By Haley Sackrison
When my husband Zac and I started choosing organizations we wanted to support and be involved with, we had a lot of criteria those organizations had to meet. If we were going to give them our money, we wanted to know who we were helping and how, that they were financially responsible, and what they stood for. But a few years ago, I came to the realization that we weren’t using the same criteria for other things that we spent our money on. When I was shopping for something with money that hadn’t been set aside for giving, I happily handed over cash for things simply based on the style, color, and what I considered a reasonable price.
As I started wrestling with the discrepancy between our giving and our spending, I also started hearing news stories about companies making products we were buying. Stories about how workers were treated, about their dangerous work conditions and how they were not paid enough to even live on. That bothered me.
This caused me to wonder how we could care so much about how our donations were used, but so little about the companies we invested in on an almost daily basis.
Around this same time, I started to hear about ministries teaching artisan skills to the world's poorest people. Their products supported sustainability, and helped their employees rise out of poverty by paying them fairly—a wage that they could support their family (this is fair trade). I discovered I could buy the same things I had purchased from large retail stores from women whose name and story were attached to the product! This changed the way I viewed shopping.
It wasn’t just about getting something I wanted or needed, even these—earrings, soaps, candles, scarves, t-shirts, chocolates and coffee beans—could be investments in something and someone.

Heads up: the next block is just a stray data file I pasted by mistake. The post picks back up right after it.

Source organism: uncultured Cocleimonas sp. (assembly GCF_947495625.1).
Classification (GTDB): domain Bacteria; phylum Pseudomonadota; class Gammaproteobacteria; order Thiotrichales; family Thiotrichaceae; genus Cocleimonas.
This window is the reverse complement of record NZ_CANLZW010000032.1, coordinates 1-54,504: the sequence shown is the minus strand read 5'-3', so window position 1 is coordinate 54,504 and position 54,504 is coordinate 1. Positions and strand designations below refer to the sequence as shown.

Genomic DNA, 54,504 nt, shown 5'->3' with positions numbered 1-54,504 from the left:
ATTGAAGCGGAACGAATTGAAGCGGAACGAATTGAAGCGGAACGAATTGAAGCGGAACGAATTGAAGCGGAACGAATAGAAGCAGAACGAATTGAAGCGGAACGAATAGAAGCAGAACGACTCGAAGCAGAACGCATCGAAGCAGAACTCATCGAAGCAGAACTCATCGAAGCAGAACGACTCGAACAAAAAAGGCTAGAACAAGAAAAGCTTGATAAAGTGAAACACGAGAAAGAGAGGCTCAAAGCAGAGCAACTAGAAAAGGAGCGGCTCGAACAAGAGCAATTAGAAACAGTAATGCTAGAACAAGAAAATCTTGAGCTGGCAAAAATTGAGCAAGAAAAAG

I used to think there was only one kind of poverty: material poverty; but the truth is the materially poor often have a rich relationship with Christ and with their communities. It is those of us with relative wealth who find ourselves living as spiritual paupers. In fact, the more I hear their stories, the more I see that I have much to learn from the men and women employed by these ministries.
Pauline, in Kenya, wants the same things for her son as I want for mine. We want them to be safe, healthy, go to school, to be kind and generous.
Proverbs 31 is a chapter about “A woman who fears the Lord.” When I looked at these verses and thought about the women working in the organizations, I saw a living picture of what this “woman who fears the Lord” looks like.
“She considers a field and buys it. Out of her earnings she plants a vineyard.
She dresses herself with strength and makes her arms strong.
She perceives that her merchandise is profitable; her lamp does not go out at night….
She opens her arms to the poor and extends her hands to the needy…
She is clothed with strength and dignity; she can laugh at the days to come.”
(from Proverbs 31 ESV)
I love this verse that says “She considers a field—- and buys it.” It seems the woman who fears the Lord doesn’t make impulse purchases and doesn't do retail therapy.
She thinks about what she’s buying.
Each purchase is an investment and she knows what it means, and what it’s worth.
It’s becoming more important to me to invest in the people who made something than to get something cheap. Zac and I have changed the way we look at giving. While we continue to donate money, we also try to purchase things that support the small business arm of these ministries by giving women and men the dignity of a job, because charity and dignity must go arm in arm. Every time we hand money over for something we have the opportunity to leverage it for good.
Our giving matters, and we need to continue to give generously, but this Christmas I’m convinced that our buying matters too.
To find organizations that encourage sustainability and support dignity, check out these websites:
Haley is married to Zac and mom to two boys. She loves connecting with ministries around the world and traveling the National Parks with her Junior Rangers.